The year of my birth produced some amazing, ground-breaking cinema. Here's a selection of watershed movies from the final year of the 70s, in no particular order:
i. The Muppet Movie
My parents rented a VHS copy of this, not long after I was old enough to sit through feature-length videos. Sure, my kid-self was spellbound by Jim Henson's madcap puppetry. But just as significantly, this epic cross-country road movie -- from the Florida swamps to glittering Hollywood -- likely represents the start of my long-standing fascination with overland travel.
It was my first exposure to the misadventure-filled road trip -- all billboards, truck stops, and kitschy roadside attractions. The film laid out my earliest mental topography of the USA, connected via a network of flyovers and open highways. (This impression would later be corrupted by the likes of The Doom Generation, Natural Born Killers, and the other warped progeny of Bonnie and Clyde).
Clearly, Jason Segel was similarly influenced, and it's evident in his script for the tongue-in-cheek, affectionately deconstructionist spiritual sequel, The Muppets (which easily ranks among my favorite movies of 2011).
A tale of neurosis and infidelity among NYC's culturati, set to a lilting jazz score and some great examples of the titular scenery. Wry snapshot of the metropolitan intelligentsia, or ponderous, self-indulgent urbanite wank-fest? (I'm inclined to the former view.) Either way, Manhattan laid the groundwork for ever more youthful iterations of the same themes, often by equally self-obsessed auteur-y types (Whit Stillman and Lena Dunham being the first who come to mind).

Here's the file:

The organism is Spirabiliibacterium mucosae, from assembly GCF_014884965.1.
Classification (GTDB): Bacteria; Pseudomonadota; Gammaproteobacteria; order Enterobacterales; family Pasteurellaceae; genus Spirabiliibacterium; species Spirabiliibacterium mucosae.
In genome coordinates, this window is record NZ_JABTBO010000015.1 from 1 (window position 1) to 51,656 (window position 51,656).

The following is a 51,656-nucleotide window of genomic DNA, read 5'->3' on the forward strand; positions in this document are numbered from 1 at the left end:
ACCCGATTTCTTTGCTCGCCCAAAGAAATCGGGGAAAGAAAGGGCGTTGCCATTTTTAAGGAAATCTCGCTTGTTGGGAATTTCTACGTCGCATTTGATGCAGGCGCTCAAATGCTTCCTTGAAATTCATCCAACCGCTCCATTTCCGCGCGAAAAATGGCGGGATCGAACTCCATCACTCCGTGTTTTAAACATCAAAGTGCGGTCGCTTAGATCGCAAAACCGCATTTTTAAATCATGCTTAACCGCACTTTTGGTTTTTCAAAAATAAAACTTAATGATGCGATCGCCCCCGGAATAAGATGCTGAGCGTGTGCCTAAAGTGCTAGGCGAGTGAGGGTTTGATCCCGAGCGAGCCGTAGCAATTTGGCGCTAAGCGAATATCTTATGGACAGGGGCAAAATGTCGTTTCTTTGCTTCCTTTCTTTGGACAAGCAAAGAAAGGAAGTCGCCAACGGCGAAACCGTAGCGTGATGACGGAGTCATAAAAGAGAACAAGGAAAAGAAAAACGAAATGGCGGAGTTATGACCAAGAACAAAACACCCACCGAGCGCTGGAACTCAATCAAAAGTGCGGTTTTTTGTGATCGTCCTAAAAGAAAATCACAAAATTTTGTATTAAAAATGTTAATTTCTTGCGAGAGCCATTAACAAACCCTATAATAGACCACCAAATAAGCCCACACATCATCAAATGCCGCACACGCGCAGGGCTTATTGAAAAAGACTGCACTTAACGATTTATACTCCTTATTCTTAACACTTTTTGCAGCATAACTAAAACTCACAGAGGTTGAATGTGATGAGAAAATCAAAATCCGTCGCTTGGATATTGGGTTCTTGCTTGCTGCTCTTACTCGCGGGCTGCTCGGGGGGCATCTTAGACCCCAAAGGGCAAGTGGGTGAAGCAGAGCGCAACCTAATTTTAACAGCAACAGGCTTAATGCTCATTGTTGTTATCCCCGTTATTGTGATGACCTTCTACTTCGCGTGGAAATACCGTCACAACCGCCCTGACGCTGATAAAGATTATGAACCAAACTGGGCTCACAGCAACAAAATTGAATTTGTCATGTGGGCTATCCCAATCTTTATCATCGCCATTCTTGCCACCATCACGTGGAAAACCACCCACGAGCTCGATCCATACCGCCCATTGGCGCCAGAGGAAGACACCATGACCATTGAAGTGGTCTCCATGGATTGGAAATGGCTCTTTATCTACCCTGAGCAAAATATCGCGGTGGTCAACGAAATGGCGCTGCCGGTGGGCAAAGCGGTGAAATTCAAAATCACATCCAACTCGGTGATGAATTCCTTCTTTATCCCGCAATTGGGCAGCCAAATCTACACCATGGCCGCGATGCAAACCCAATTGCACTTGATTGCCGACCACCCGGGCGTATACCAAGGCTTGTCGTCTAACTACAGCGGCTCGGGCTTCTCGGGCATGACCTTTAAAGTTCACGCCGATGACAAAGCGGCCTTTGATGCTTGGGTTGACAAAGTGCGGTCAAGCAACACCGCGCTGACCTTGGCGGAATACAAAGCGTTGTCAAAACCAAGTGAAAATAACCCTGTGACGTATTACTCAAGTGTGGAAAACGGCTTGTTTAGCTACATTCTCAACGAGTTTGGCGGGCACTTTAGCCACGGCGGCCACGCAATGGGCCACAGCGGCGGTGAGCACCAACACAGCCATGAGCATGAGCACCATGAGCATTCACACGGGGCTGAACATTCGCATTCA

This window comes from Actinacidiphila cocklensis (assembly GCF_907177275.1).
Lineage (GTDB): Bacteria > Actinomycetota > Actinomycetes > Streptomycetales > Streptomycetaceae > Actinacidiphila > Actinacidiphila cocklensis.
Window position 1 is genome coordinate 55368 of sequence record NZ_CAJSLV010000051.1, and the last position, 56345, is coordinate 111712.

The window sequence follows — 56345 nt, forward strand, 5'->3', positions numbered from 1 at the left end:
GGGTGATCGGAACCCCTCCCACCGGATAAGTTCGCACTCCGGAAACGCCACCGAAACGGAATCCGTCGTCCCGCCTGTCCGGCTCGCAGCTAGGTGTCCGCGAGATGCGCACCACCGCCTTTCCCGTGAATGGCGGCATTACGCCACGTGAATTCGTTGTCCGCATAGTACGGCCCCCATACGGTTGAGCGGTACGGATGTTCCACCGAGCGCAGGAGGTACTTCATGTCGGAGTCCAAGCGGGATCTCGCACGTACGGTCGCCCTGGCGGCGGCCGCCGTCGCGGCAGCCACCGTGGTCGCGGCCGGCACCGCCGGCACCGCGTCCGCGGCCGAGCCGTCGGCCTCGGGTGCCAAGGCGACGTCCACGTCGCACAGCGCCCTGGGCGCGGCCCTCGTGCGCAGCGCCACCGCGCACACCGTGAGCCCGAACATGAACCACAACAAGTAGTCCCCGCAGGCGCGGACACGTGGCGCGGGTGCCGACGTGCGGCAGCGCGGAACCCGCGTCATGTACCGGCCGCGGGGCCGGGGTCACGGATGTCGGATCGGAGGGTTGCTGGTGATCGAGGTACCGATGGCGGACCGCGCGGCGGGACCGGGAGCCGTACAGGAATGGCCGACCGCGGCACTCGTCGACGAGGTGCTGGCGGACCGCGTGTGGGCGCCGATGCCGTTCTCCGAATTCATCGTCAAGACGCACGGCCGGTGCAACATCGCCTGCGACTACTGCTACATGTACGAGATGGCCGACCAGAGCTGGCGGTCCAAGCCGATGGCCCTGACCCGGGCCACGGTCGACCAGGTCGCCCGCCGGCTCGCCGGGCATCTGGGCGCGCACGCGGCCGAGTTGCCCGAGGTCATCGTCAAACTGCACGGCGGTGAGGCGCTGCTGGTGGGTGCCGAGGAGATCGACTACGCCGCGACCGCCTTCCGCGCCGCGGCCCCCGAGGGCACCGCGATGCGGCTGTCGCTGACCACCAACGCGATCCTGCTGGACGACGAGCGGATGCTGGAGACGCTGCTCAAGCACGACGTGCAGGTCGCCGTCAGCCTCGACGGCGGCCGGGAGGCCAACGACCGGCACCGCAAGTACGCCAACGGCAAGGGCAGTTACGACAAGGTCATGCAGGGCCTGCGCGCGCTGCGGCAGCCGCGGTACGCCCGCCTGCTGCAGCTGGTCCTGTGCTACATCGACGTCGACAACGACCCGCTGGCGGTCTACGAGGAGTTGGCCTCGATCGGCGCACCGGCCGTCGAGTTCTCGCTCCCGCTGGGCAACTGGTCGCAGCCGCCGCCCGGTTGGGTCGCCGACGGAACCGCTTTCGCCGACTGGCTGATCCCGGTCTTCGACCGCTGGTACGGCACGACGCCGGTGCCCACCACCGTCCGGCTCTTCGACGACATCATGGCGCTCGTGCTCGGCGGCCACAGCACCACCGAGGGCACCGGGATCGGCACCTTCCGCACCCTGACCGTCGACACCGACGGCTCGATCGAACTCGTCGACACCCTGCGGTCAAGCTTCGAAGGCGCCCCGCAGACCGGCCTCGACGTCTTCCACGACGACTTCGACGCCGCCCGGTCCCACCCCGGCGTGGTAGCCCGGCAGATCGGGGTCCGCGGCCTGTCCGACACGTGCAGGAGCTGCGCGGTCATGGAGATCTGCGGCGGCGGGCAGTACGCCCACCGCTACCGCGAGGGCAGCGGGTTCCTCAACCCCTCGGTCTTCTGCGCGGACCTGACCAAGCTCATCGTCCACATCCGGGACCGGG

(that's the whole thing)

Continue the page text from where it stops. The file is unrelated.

iii. Star Trek: The Motion Picture
In a sense, Star Trek: The Motion Picture was a highwater mark for geek culture, as a whole. Whereas Star Wars emerged from whole cloth, two years prior, ST:TMP was the culmination of a dedicated cult fandom crossing over into the mainstream. (Note that The Original Series had long been in syndicated reruns, by this point.) It was the vindication of a niche interest, and kicked off a trend of Hollywood cannabilizing genre franchises from the recent past.
ST:TMP functions as a thematic counterpoint to Alien (discussed below); a reminder of the implicit wonders of space travel and discovery. The crew's focus on diplomacy and intel-gathering in dealing with the V'Ger threat frames space-faring as a noble and worthwhile pursuit, in contrast to Alien's cosmic-scale nihilism.
iv. Monty Python's The Life of Brian
This English satire of the New Testament still resonates, in terms of both sheer entertainment value, and hilariously trenchant socio-religious critique. It takes potshots at colonization (via the Roman occupation of Judea) and fractious rebel groups, alongside the more obvious gags about the dangers of blind faith in organized religion. And it remains as quote-worthy as any other Monty Python film.
Alien effectively codified the modern sci-fi horror genre, writ large, and set the template for the abandoned-ship-rescue-gone-awry trope, in particular. In many ways, cult hits like Event Horizon and the Dead Space games owe their commercial existence to Alien's success.
Likewise, H.R. Giger's design for the xenomorph has influenced virtually every insectoid extra-terrestrial threat since, from X-men villains the Brood, to WH40k staples the Tyrranid, and Starcraft's iconic Zerg.